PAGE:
Friday, August 12, 2011
Hard at Work
Hope y'all are enjoying the last free days of summer! Speaking of which, here's a sneak peek at Seasons of Magick: Summer!
Jamal Washington watched the crowd milling in front of the Wong's restaurant across the street. Most of the kids he recognized from the neighborhood or high school. Most of them were trouble only when teachers and parents weren’t looking. Most of them were friends of Mark Li’s.
He looked over his shoulder. “We should call the cops, Rain.”
At the ancient wood counter, Rain Bean looked up from her paperwork. Her eyes narrowed when she caught sight of the mob. “What’s going on over there?”
Jamal blinked in surprise. The owner of Morrigan’s Cauldron was usually plugged into the Greenwich Village gossip network. “You didn’t hear?”
She turned her sharp gaze on him.
He shrugged. “Shan’s ex-boyfriend Mark hung himself last night.”
A silver eyebrow arched. “Really?”
He didn’t say anything. No reason to since Rain’s freaky ESP probably already knew he was involved. Sort of.
Her silver eyebrows knitted a frown. “Did you tie the knot on the rope?”
His eyes widened. “Shit, no!”
A wicked smile lit her face. “Then quit feeling guilty. Mark Li was a bully and a—”
Someone banged on the delivery door of the store. Rain inclined her head toward the back. “Go let Shan in.” She resumed staring at the crowd.
A thread of unease wiggled its way up his spine. It wasn’t that Rain knew things. He’d learned from the time he could walk that he couldn’t get away with anything around her. No, it was the anger sparking in Rain’s eyes. It took a lot to piss off the old woman.
Shan had begged him not to tell anyone about what Mark did to her. And he hadn’t. At least, not to anyone who didn’t already know. He had the sinking feeling Rain had just pulled the truth from his brain.
Jamal jogged to the back door and yanked it open. A gust of hot air boiled into the already stifling storage room. Shan stood there, shivering despite the late July temperatures. He squelched the urge to wrap his arm around her.
She gave him a tentative smile. “I was supposed to work today. My grandmother called while I was still on the bus and said to come here instead.”
He waved her in, not trusting his tongue. Damn, she looked fine despite the red rimming her amber eyes.
Anger seeped through his blood at the sight of her puffy skin and forced words into his mouth. “Please tell me you’re not crying for that asshat.”
She shook her head. The motion sent her high ponytail swinging. Glossy, black hair he wanted to run his fingers through.
Her throat bobbed. “Mark’s parents called mine. They said some awful things. Said it was my fault.”
God, how he wanted to hug her. Sooth away her pain. She was too beautiful, too sweet for this kind of shit. “It’s not.”
She jumped at the sharpness in his voice.
More rage poured through his nerves. The bastard had definitely done a number on Shan. “Look, you did the right thing breaking up with him. I still think you should have pressed charges.”
She glanced around, obviously checking for the older members of the staff. “He left a message on my voice mail last night. He said he’d get us both. What did you do, Jamal?” Her voice was little more than a hoarse whisper.
He suppressed a snort of disgust. Like the asshat could do anything if he were lying in the city morgue. “Nothing that I shouldn’t have done a long time ago.” Just the memory of Li standing over Shan in the band room drew a circle of rage around his heart.
But he wasn’t stupid enough to land his own butt in jail. Of course, his growth spurt the last year of high school helped. Mark wasn’t such a cocky little fucker when someone towered a good six inches over the bastard.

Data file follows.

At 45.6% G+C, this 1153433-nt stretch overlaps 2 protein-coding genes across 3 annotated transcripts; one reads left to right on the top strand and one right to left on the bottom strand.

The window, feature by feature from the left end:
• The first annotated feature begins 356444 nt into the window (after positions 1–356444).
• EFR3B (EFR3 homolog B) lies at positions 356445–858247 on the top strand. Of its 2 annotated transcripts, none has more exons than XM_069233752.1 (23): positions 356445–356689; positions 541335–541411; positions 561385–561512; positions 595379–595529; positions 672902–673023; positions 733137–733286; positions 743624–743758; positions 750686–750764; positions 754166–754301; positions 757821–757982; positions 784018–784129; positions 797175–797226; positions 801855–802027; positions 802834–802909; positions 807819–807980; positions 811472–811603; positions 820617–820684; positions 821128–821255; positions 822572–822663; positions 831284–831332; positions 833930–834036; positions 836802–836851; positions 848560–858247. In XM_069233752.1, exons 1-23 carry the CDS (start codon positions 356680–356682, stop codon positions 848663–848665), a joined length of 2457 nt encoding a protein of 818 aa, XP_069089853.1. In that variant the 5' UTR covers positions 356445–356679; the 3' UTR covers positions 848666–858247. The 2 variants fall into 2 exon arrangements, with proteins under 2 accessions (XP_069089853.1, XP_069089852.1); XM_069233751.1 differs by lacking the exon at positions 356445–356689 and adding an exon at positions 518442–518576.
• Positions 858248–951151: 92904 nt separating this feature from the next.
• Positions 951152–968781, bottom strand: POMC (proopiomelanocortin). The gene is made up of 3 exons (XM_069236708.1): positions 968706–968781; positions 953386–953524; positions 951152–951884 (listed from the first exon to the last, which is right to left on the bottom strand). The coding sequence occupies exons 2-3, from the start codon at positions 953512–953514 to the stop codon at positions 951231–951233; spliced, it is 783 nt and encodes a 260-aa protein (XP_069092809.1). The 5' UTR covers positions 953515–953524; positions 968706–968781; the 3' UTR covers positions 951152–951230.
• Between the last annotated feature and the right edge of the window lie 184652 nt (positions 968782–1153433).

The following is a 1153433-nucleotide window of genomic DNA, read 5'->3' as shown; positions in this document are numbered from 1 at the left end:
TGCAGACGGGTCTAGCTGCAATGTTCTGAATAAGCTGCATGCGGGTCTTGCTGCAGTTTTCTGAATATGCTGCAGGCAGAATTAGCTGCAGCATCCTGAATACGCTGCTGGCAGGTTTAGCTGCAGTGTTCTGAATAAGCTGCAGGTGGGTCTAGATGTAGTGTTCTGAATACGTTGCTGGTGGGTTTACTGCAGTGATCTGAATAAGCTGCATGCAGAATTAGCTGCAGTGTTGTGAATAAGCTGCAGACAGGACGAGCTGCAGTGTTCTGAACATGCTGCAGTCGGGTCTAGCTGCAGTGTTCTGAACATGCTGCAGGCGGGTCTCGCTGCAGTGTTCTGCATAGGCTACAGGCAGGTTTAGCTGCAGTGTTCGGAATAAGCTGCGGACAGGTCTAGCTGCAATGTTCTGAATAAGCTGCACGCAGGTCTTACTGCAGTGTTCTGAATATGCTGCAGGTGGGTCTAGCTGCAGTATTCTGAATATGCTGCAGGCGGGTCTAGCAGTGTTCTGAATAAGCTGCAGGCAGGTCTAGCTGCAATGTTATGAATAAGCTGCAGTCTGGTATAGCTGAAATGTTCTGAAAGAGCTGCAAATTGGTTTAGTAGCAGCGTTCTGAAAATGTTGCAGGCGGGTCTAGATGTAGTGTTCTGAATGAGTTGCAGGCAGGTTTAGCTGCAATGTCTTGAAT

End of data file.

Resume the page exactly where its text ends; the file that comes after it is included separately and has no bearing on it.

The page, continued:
The look in her eyes became suspicious.
He raised his hands. “I swear, Shan. I didn’t touch him. All I did was tell him to leave you alone.”
The wary expression on her face didn’t go away, but she didn’t press things between them. “What’s going on at the restaurant?”
Again, he shrugged. “Just some of Mark’s toadies trying to cause trouble.”
Shan pushed past him and marched toward the storefront.
Jamal followed, admiring the swing of her hips under her shorts. Pink looked good on her. Always had. Ever since kindergarten.
When they entered the showroom, Rain stood before the huge plate window, peering past the gold lettering that spelled out the name of her store. Her lips moved, but she didn’t say anything.
Anticipation raced along his nerves. He know that look on Rain's face, had seen the same look on his mom's. He didn’t have to wait long. Across the street, the joints on the fire hydrant at the corner cracked. The teens gathered in front of the restaurant stared at it. He imagined the groan of metal on metal freaked them out as much as the bolts on the hydrant twisting without help. Then water exploded from the fixture.
The high-pressure spray nailed Bill Mailer in the face. He stumbled back and tripped over his girlfriend. They both toppled to the concrete sidewalk. The blast of water followed, dousing the rest of the group. Kids scrambled out of the way, but water arched from the top of the hydrant. Shouts and cries filled the street as they tried to evade the steady gush.
Jamal snickered. Served them right for trying to intimidate the Wongs, and Shan in particular. His humor died when he realized where the gush from the hydrant guided the group. They made a beeline for Morrigan's Cauldron. “Rain?”
The water from the hydrant faltered, then sputtered to a stop. Rain blinked. She turned and smiled. “It’ll be all right.”
While he respected the old woman’s peculiar abilities, they were outnumbered. The last thing he wanted was to see these idiots trash her store. He leaned close to Shan and tried to ignore the sweet scent of jasmine in her hair. “Got your cell?”
She nodded in response to his whisper, but her attention remained on the crowd as they crossed the street.
“Get in the back and call 9-1-1.”